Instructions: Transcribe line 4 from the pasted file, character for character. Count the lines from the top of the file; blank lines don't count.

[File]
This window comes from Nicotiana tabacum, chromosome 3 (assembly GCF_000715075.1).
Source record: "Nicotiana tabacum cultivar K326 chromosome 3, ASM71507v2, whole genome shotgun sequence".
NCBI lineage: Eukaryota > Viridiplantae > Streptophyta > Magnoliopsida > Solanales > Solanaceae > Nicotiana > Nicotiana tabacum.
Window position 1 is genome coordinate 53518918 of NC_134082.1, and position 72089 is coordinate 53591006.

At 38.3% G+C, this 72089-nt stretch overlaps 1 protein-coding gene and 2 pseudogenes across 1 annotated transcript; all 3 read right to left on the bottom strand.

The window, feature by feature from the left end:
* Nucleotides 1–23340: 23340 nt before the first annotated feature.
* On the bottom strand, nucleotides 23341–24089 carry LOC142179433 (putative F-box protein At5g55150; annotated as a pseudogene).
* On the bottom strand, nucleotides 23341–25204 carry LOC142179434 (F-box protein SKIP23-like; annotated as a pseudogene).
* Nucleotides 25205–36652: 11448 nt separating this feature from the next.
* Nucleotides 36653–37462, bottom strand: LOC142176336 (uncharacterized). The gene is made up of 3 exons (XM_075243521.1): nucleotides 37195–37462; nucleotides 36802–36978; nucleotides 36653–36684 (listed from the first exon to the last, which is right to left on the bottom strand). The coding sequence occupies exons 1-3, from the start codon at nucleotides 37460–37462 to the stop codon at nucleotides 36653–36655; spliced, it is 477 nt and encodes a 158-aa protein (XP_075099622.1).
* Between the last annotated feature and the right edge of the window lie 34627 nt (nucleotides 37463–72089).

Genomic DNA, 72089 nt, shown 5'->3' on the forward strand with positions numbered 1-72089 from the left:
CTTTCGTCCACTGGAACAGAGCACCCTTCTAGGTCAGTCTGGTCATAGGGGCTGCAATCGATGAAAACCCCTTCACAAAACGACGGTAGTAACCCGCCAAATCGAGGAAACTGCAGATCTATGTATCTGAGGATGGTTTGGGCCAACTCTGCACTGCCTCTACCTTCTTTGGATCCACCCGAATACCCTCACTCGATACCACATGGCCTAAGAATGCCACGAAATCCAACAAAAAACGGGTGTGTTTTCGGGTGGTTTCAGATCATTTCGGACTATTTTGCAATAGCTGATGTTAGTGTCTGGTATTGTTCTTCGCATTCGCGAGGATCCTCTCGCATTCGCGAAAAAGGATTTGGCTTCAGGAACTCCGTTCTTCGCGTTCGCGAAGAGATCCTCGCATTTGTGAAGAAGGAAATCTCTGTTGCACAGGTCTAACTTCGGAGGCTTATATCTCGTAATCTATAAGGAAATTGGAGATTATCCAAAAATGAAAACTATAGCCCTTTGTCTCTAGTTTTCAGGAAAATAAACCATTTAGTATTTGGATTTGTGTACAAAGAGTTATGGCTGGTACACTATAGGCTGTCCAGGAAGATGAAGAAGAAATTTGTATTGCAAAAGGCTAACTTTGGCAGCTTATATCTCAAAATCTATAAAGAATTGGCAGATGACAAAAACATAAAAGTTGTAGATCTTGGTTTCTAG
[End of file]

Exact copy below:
Window position 1 is genome coordinate 53518918 of NC_134082.1, and position 72089 is coordinate 53591006.